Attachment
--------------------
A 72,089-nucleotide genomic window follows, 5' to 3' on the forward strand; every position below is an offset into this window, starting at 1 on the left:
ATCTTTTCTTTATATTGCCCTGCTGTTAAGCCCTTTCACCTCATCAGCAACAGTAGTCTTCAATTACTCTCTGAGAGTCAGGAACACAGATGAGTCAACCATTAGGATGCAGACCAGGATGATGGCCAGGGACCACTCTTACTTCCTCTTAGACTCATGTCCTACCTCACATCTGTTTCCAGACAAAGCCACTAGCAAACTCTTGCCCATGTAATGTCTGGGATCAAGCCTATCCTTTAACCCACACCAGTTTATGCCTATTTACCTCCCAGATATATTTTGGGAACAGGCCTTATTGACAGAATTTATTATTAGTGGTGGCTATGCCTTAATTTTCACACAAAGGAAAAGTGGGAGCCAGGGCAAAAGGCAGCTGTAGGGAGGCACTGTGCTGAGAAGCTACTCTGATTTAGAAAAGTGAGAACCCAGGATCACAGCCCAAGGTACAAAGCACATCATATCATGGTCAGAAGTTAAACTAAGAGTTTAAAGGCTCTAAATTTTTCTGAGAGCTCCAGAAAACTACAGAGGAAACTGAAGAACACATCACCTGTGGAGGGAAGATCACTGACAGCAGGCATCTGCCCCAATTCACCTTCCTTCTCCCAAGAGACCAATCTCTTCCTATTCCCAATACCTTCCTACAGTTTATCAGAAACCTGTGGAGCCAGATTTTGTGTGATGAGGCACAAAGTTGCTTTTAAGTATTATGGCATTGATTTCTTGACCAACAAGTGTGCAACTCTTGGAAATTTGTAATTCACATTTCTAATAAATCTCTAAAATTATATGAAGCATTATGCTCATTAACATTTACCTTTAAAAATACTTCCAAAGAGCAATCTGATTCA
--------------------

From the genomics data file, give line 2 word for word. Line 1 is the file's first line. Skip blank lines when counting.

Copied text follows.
ATCTTTTCTTTATATTGCCCTGCTGTTAAGCCCTTTCACCTCATCAGCAACAGTAGTCTTCAATTACTCTCTGAGAGTCAGGAACACAGATGAGTCAACCATTAGGATGCAGACCAGGATGATGGCCAGGGACCACTCTTACTTCCTCTTAGACTCATGTCCTACCTCACATCTGTTTCCAGACAAAGCCACTAGCAAACTCTTGCCCATGTAATGTCTGGGATCAAGCCTATCCTTTAACCCACACCAGTTTATGCCTATTTACCTCCCAGATATATTTTGGGAACAGGCCTTATTGACAGAATTTATTATTAGTGGTGGCTATGCCTTAATTTTCACACAAAGGAAAAGTGGGAGCCAGGGCAAAAGGCAGCTGTAGGGAGGCACTGTGCTGAGAAGCTACTCTGATTTAGAAAAGTGAGAACCCAGGATCACAGCCCAAGGTACAAAGCACATCATATCATGGTCAGAAGTTAAACTAAGAGTTTAAAGGCTCTAAATTTTTCTGAGAGCTCCAGAAAACTACAGAGGAAACTGAAGAACACATCACCTGTGGAGGGAAGATCACTGACAGCAGGCATCTGCCCCAATTCACCTTCCTTCTCCCAAGAGACCAATCTCTTCCTATTCCCAATACCTTCCTACAGTTTATCAGAAACCTGTGGAGCCAGATTTTGTGTGATGAGGCACAAAGTTGCTTTTAAGTATTATGGCATTGATTTCTTGACCAACAAGTGTGCAACTCTTGGAAATTTGTAATTCACATTTCTAATAAATCTCTAAAATTATATGAAGCATTATGCTCATTAACATTTACCTTTAAAAATACTTCCAAAGAGCAATCTGATTCA